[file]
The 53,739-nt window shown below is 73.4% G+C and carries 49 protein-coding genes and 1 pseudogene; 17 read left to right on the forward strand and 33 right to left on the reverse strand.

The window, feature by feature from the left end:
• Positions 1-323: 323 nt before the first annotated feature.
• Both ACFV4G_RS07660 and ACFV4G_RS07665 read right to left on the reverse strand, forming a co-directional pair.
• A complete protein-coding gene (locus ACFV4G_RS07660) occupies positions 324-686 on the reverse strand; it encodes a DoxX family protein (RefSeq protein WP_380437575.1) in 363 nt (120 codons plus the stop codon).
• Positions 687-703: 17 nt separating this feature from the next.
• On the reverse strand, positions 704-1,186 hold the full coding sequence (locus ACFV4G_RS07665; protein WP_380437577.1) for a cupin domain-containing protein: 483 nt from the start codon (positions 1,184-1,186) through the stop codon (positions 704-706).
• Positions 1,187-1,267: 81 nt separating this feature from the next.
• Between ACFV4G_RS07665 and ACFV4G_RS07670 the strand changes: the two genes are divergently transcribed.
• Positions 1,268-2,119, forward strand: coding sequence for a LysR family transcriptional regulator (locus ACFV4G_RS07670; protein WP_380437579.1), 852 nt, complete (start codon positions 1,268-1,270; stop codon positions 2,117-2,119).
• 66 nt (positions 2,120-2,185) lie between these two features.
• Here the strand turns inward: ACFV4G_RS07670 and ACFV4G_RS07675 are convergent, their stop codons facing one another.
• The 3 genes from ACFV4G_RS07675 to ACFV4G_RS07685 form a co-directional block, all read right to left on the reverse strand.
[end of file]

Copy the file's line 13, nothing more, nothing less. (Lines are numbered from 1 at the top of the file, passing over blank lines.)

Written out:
• The 3 genes from ACFV4G_RS07675 to ACFV4G_RS07685 form a co-directional block, all read right to left on the reverse strand.